The Congolese owned streetwair has recently branched out by opening new stores in London, New York and Atlanta. Arguably the trendiest African Label to have hit the European market in recent years , “This is Africa” has set itself up as a urban hip brand. The brand’s products reflects the mindframe of the young African diaspora that says “we are proud of our roots”.

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Main Story - This is Africa AurĂŠlio Lasprovata T.I.A Logo Creator and Design Manager of T.I.A Collection. T.I.A Streeball tram

T.I.A Hat Collection

T.I.A Children section,

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History Bits

His death gave birth to a new type of Congolese student activists in the 60’s such as UGEC (Union générale des étudiants congolais) who grew frustrated at the lack of credibility in the so called democracy, so after his death some of the

January 17, 1961 - The Most Memorable day in Congo’s history One event from The DRC’s history and that is the most important for me

dissatisfied people decided to create the guerrillas as an alternative way to show the popular discontent. As I said before, the implications of this murder 51 years ago can still be felt today because we have been living within an armed conflict that started as an expression of popular discontent but years later it got worse and to steal the Star Wars saying, we are now in the “minerals war” year. Violence has been spreading fast as a cancer since that fateful night on January 17th 1961. Well, I hope that the next 50 years will bring change and that our kids will be able to be proud of their heritage and history, but for now it’s important to learn bout our history and try to understand where do we come from and where we are going.

occurred 20 years before my birth year, on January 17th 1961, it was the assassination of Patrice Emery Lumumba. The impact of that political event can still be felt today, 50 years on. First, It’s necessary to understand who was Patrice Emery Lumumba and the political context of the Congo at the time that this event occurred. Patrice Lumumba was a politician leader, he was the leader of the MLC party. In the late 50’s and early 60’s there was just two main political parties: ABAKO of Joseph Kasa-Vubu and MLC of Lumumba. Patrice Lumumba was an excellent speaker and his voice would captivate the attention not only of his followers but also of people from the opposition and the west; his ideas represented the needs of the lower class Congolese and most importantly he fought for the unity of the Congo. By the time when Lumumba was murdered, he had only been prime

By Kadi Kabeya

Minister for 6 months, and with his death went all hope that Congo would have a fair ride post independence. Lumumba encouraged his people to work together for the betterment of the Congo; however on January 17th 1961, he was assassinated. He was assassinated for trying to unify his country, he was assassinated for having the courage of speaking up, he was assassinated for being a nationailst, he was assassinated because he looked at the Belgian King, Baudouin 2 in front of the whole world and said...”We will never forget”. His death brought major uprisings around the world, while in cities around the Congo, thousands of people lost their lives and everything was looted. njia magazine 17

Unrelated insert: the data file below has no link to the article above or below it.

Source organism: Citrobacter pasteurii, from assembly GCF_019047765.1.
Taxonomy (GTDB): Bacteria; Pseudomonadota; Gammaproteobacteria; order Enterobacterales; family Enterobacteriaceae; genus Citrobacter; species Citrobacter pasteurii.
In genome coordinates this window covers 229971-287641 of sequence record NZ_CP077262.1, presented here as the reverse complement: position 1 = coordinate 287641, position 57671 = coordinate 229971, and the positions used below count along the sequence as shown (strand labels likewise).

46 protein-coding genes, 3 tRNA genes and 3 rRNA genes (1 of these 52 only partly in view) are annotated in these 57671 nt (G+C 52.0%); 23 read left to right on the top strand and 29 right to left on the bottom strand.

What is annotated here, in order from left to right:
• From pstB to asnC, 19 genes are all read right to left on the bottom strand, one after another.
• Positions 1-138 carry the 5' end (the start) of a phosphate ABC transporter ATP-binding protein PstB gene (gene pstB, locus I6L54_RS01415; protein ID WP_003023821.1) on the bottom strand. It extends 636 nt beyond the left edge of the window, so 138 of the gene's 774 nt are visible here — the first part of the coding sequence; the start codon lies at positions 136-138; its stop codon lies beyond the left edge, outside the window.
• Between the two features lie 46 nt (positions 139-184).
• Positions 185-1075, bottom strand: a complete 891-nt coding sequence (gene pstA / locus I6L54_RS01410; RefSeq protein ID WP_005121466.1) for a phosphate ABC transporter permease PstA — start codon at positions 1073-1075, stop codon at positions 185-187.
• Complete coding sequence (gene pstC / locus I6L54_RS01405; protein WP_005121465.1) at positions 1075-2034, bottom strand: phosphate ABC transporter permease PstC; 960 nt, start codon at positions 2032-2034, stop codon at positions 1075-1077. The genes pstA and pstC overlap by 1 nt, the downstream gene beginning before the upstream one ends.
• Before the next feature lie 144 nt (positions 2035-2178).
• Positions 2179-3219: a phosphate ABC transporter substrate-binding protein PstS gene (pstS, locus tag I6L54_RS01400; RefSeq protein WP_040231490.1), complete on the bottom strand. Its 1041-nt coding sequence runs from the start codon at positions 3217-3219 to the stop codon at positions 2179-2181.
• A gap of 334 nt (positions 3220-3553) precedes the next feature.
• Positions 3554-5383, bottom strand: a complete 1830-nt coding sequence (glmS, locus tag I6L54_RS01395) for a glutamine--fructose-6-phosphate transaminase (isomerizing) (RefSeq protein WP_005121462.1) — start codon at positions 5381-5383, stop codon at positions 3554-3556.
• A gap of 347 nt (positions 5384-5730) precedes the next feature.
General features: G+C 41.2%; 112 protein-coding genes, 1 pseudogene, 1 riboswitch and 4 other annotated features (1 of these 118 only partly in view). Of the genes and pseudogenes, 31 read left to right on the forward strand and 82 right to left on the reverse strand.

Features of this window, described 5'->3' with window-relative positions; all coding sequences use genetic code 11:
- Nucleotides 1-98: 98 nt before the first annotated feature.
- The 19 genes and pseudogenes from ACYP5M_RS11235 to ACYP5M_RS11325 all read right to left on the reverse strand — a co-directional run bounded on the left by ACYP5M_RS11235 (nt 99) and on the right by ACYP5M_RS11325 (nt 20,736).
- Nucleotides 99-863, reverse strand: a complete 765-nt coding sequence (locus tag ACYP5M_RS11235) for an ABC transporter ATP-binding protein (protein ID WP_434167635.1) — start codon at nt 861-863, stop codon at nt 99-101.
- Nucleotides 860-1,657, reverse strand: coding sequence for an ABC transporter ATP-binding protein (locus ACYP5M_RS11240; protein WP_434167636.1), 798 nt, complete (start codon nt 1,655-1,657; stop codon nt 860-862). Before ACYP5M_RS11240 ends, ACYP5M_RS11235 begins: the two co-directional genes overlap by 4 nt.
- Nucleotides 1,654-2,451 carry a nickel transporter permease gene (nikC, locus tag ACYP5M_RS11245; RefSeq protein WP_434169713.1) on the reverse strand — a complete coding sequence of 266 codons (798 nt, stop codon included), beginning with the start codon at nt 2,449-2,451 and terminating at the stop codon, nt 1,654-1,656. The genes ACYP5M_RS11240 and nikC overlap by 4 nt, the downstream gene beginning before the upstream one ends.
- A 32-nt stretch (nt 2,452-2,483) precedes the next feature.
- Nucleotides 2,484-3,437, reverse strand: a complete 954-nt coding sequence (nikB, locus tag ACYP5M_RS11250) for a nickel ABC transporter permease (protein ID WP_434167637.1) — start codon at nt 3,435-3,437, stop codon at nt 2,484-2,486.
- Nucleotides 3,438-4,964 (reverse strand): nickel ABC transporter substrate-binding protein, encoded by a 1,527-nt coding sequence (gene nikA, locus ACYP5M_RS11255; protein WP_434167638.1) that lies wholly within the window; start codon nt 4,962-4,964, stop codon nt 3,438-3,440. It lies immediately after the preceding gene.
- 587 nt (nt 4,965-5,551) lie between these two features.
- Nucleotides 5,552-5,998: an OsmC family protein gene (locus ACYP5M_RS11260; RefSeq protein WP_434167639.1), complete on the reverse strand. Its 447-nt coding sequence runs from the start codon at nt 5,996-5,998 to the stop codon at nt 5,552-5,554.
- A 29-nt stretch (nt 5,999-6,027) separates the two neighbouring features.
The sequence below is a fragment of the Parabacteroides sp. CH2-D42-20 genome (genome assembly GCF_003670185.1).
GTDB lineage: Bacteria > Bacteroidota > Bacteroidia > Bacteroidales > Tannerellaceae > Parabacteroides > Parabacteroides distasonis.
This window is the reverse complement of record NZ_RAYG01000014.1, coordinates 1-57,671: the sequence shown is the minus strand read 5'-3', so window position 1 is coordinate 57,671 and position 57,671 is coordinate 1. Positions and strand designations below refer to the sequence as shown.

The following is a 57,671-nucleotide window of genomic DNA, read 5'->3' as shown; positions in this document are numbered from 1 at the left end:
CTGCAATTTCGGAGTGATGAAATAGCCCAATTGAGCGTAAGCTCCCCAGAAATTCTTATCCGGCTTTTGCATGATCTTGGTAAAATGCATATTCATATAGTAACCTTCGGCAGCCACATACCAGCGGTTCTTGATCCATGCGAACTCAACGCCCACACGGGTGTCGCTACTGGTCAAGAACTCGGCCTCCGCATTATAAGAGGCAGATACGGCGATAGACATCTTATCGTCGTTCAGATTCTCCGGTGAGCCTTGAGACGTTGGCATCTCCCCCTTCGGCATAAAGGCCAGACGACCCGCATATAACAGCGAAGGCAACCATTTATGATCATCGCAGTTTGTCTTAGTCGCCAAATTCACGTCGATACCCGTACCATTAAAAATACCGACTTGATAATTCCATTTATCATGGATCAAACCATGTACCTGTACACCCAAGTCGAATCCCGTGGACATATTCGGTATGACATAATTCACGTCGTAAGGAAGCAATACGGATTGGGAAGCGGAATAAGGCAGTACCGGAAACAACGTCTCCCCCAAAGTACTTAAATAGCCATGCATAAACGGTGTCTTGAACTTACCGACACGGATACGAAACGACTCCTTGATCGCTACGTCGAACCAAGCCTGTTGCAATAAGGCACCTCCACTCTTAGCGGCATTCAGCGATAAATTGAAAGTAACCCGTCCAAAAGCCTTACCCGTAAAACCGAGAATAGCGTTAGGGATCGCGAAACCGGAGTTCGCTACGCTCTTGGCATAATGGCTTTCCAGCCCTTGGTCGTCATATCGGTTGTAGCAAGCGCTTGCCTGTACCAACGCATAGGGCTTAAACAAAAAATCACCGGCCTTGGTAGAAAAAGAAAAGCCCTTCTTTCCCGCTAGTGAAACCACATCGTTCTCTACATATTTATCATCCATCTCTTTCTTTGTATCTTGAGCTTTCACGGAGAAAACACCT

PICK OF THE MONTH

Crisis in the Congo -

Uncovering the truth. Crisis in the Congo: Uncovering The Truth explores the role that the United States and its allies, Rwanda and Uganda, have played in triggering the greatest humanitarian crisis at the dawn of the 21st century. The film is a short version of a feature length production to be released in the near future. It locates the Congo crisis in a historical, social and political context. It unveils analysis and prescriptions by leading experts, practitioners, activists and intellectuals that are not normally available to the general public. The film is a call to conscience and action.

H2OCongo: Bringing water to the D.R.C aaaaaaaaaaaaaaaaaaaaaaaaa aaaaaaaaaaaaaaaaaaaaaaaaa aaaaaaaaaaaaaaaaaaaaaaaaa aaaaaaaaaaaaaaaaaaaaaaaaa aaaaaaaaaaaaaaaaaaaaaaaa aaaaaaaaaaaaaaaaaaaaaaaa aaaaaaaaaaa

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Millions of Congolese have lost their lives in a conflict that the United Nations describes as the deadliest in the world since World War Two. United States allies, Rwanda and Uganda, invaded in 1996 the Congo (then Zaire) and again in 1998, which triggered the enormous loss of lives, systemic sexual violence and rape, and widespread looting of Congo’s spectacular natural wealth. The ongoing conflict, instability, weak institutions, dependency and impoverishment in the Congo are a product of a 125 year tragic experience of enslavement, forced labor, colonial rule, assassinations, dictatorship, wars, external intervention and corrupt rule. Analysts in the film examine whether U.S. corporate and government policies that support strongmen and prioritize profit over the people have contributed to and exacerbated the tragic instability in the heart of Africa.